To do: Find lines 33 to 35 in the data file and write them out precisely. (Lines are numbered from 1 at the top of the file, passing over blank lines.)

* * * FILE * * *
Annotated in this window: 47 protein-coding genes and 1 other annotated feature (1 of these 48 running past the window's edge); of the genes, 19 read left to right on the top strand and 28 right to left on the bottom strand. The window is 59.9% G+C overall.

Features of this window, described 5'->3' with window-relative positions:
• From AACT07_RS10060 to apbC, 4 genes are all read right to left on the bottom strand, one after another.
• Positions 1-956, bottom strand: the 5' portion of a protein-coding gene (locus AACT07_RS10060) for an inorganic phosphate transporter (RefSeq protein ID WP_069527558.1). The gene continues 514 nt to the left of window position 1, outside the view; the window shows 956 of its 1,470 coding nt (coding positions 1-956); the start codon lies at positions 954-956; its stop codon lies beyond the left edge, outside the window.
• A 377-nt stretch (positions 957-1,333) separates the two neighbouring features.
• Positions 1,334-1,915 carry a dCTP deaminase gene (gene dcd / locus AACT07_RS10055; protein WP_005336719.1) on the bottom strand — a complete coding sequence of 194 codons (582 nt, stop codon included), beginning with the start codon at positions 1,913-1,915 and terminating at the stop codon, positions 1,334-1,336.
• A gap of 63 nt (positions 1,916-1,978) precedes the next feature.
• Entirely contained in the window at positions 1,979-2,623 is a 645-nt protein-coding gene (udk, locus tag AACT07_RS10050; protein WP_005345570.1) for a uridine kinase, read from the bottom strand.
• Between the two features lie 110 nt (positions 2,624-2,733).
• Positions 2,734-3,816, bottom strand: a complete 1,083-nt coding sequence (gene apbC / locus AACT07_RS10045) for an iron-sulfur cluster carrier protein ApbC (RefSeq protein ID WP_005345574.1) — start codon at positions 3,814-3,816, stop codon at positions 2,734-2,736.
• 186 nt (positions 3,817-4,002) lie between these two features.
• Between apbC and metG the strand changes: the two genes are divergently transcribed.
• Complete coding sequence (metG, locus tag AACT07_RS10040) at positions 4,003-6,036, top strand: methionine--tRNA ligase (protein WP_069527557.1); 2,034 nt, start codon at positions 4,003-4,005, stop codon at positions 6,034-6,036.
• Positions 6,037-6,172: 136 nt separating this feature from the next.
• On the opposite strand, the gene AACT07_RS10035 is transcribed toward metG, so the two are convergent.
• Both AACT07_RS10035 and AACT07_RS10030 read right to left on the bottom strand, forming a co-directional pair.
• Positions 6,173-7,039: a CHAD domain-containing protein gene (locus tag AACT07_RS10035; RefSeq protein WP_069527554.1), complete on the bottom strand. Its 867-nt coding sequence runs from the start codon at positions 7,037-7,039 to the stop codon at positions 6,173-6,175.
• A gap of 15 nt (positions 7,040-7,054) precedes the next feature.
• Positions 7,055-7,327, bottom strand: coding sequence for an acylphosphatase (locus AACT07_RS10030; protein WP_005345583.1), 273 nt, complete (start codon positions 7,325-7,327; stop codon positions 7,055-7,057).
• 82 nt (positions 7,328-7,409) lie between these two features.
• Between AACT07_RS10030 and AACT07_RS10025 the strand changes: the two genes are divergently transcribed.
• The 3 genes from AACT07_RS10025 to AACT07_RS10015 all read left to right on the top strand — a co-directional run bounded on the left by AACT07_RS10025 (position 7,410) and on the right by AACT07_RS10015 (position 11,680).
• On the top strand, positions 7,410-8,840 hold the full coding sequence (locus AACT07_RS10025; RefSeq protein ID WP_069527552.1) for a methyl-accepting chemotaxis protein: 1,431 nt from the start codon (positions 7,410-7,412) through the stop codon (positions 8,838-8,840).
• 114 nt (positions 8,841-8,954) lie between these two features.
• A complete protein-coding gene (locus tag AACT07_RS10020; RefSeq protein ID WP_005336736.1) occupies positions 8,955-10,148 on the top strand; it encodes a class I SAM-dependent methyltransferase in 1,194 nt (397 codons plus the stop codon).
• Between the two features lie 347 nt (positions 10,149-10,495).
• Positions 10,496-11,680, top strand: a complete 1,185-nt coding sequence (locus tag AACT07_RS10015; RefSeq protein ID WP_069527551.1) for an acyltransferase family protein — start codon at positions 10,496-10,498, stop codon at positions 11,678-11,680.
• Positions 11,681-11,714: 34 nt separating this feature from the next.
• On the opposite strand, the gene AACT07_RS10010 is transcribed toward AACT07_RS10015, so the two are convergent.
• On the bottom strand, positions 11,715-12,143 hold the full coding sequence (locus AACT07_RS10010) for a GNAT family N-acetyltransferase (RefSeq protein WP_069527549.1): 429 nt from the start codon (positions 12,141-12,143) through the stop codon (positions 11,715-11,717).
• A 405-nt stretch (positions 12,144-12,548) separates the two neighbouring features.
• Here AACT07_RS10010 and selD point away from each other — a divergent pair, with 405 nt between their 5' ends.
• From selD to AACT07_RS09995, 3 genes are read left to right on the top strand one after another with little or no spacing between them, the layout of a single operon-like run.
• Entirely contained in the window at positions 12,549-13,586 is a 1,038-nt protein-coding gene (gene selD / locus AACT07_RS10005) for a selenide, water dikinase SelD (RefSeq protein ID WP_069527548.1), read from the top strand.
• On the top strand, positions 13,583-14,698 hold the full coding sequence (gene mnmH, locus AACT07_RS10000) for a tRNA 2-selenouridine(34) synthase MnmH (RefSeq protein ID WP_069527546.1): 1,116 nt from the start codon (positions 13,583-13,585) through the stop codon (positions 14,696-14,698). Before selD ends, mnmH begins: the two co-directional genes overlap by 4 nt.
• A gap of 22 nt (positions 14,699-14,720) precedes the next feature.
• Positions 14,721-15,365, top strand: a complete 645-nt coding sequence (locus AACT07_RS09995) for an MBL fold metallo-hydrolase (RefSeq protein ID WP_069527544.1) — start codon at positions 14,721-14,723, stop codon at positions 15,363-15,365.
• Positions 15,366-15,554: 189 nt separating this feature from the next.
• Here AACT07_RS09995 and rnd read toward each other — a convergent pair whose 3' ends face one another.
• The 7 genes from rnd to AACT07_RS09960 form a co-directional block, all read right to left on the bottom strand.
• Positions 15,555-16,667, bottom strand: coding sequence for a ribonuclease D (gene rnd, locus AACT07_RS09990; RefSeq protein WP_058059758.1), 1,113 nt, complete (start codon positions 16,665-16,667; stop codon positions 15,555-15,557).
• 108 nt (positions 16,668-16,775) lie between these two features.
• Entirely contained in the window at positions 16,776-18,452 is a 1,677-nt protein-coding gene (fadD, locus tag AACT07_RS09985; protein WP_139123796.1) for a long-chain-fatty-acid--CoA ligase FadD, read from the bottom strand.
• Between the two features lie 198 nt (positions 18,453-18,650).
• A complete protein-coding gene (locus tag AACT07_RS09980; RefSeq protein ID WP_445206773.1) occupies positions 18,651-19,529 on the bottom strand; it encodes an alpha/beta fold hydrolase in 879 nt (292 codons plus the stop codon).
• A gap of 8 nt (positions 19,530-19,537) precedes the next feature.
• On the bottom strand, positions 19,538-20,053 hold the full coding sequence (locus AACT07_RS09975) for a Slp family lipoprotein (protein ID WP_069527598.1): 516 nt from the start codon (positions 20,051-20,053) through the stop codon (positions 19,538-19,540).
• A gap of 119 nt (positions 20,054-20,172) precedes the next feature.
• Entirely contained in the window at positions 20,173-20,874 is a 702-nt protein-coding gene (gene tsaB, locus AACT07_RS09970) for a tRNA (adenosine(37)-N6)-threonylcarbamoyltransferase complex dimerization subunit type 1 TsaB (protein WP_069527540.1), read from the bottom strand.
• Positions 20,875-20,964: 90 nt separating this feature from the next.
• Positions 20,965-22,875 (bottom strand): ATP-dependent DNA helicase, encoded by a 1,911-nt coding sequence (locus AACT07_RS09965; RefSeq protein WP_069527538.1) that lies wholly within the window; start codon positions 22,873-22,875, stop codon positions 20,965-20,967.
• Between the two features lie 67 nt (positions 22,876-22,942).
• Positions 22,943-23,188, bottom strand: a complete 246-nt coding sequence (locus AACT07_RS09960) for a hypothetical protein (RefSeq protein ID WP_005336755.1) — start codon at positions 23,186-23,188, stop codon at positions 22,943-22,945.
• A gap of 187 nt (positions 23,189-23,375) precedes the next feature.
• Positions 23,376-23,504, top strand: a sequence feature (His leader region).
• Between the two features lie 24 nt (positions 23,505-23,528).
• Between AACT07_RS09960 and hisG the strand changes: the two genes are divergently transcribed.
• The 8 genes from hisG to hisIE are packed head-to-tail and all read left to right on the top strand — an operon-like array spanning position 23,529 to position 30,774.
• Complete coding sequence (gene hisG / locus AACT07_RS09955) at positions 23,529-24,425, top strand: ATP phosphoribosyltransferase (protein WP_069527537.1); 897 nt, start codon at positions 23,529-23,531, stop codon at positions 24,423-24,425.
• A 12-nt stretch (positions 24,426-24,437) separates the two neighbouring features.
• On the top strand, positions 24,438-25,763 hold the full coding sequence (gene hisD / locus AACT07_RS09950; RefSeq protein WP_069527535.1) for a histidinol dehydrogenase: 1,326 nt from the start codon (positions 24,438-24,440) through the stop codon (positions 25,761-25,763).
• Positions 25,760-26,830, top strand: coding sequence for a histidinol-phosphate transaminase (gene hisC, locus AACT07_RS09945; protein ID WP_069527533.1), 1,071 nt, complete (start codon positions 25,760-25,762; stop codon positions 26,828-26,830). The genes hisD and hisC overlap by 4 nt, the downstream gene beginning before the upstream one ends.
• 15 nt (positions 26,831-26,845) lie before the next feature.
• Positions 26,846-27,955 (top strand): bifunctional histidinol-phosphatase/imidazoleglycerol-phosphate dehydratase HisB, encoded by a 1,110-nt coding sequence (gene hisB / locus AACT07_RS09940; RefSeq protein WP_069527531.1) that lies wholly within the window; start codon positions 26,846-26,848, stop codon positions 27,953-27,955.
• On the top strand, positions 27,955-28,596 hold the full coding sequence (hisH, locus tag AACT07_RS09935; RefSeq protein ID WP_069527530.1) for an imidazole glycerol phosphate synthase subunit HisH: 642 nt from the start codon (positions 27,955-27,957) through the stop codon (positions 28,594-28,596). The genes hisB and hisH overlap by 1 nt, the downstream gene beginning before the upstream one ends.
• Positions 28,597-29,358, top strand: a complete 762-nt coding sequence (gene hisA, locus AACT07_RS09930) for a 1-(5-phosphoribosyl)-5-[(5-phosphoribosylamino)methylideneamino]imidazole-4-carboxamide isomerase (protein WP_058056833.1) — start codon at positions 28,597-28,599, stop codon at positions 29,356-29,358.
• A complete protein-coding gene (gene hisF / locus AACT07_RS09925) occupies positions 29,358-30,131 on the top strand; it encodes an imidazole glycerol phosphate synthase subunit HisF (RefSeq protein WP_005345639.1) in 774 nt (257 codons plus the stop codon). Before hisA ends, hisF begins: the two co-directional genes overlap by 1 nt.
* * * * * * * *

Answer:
• From selD to AACT07_RS09995, 3 genes are read left to right on the top strand one after another with little or no spacing between them, the layout of a single operon-like run.
• Entirely contained in the window at positions 12,549-13,586 is a 1,038-nt protein-coding gene (gene selD / locus AACT07_RS10005) for a selenide, water dikinase SelD (RefSeq protein ID WP_069527548.1), read from the top strand.
• On the top strand, positions 13,583-14,698 hold the full coding sequence (gene mnmH, locus AACT07_RS10000) for a tRNA 2-selenouridine(34) synthase MnmH (RefSeq protein ID WP_069527546.1): 1,116 nt from the start codon (positions 13,583-13,585) through the stop codon (positions 14,696-14,698). Before selD ends, mnmH begins: the two co-directional genes overlap by 4 nt.